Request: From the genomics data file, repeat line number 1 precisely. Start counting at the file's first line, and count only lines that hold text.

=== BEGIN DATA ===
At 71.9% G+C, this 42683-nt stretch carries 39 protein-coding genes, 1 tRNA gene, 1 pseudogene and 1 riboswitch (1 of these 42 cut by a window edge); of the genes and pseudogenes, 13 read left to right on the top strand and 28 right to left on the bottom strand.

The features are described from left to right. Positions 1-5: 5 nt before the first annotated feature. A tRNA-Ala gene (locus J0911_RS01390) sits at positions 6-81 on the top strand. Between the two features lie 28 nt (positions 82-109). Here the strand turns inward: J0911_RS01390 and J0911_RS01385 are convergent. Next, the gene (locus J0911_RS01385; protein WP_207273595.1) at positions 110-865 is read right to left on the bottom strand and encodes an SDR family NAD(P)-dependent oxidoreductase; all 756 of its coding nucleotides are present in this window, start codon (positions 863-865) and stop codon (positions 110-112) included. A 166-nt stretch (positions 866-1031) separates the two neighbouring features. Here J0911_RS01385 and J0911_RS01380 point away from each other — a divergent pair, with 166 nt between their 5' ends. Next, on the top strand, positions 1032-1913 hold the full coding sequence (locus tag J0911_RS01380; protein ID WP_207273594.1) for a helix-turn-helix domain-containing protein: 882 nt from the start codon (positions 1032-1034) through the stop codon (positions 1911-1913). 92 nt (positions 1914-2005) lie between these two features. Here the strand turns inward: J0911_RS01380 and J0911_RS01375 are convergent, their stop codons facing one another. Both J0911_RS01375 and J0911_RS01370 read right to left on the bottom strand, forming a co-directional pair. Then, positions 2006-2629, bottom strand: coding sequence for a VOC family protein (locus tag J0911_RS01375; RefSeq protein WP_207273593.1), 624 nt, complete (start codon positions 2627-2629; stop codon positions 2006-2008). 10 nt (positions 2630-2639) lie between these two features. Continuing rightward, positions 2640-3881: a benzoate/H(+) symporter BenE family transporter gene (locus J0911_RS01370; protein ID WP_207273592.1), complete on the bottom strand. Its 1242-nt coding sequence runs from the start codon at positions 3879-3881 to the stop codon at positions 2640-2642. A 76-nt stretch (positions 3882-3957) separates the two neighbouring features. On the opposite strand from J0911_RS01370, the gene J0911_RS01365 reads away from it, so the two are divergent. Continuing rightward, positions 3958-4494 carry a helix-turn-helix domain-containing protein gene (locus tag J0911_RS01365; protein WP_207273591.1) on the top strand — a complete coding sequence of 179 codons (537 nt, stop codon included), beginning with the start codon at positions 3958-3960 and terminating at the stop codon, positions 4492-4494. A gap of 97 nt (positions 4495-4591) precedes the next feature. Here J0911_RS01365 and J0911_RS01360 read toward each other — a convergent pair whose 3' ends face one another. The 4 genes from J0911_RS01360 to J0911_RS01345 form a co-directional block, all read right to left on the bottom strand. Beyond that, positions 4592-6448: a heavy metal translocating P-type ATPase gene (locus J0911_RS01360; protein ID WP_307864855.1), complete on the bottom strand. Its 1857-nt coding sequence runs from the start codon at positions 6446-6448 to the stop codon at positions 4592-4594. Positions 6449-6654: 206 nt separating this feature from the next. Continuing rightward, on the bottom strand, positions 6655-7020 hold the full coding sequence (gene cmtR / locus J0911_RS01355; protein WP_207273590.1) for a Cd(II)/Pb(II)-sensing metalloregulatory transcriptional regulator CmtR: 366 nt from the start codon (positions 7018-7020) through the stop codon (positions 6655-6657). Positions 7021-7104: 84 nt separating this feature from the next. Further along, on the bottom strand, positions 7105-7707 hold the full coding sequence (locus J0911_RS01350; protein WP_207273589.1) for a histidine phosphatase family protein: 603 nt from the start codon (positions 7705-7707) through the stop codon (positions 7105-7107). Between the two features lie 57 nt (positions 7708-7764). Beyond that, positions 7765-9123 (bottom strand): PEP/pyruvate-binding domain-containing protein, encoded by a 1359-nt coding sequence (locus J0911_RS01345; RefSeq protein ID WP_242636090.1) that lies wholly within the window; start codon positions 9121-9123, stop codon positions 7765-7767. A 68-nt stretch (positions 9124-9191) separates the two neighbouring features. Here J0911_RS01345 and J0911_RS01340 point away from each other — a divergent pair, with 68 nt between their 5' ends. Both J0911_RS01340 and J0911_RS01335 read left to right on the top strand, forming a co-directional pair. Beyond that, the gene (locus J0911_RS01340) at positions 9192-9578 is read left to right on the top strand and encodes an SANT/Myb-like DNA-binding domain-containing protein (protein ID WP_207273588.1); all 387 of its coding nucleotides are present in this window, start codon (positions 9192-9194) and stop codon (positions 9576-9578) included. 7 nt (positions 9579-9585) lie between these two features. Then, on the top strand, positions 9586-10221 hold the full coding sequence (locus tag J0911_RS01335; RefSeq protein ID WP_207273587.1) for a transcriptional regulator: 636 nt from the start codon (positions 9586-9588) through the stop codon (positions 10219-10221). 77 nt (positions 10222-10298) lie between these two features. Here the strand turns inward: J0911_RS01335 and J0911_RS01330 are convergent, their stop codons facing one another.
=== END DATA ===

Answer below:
At 71.9% G+C, this 42683-nt stretch carries 39 protein-coding genes, 1 tRNA gene, 1 pseudogene and 1 riboswitch (1 of these 42 cut by a window edge); of the genes and pseudogenes, 13 read left to right on the top strand and 28 right to left on the bottom strand.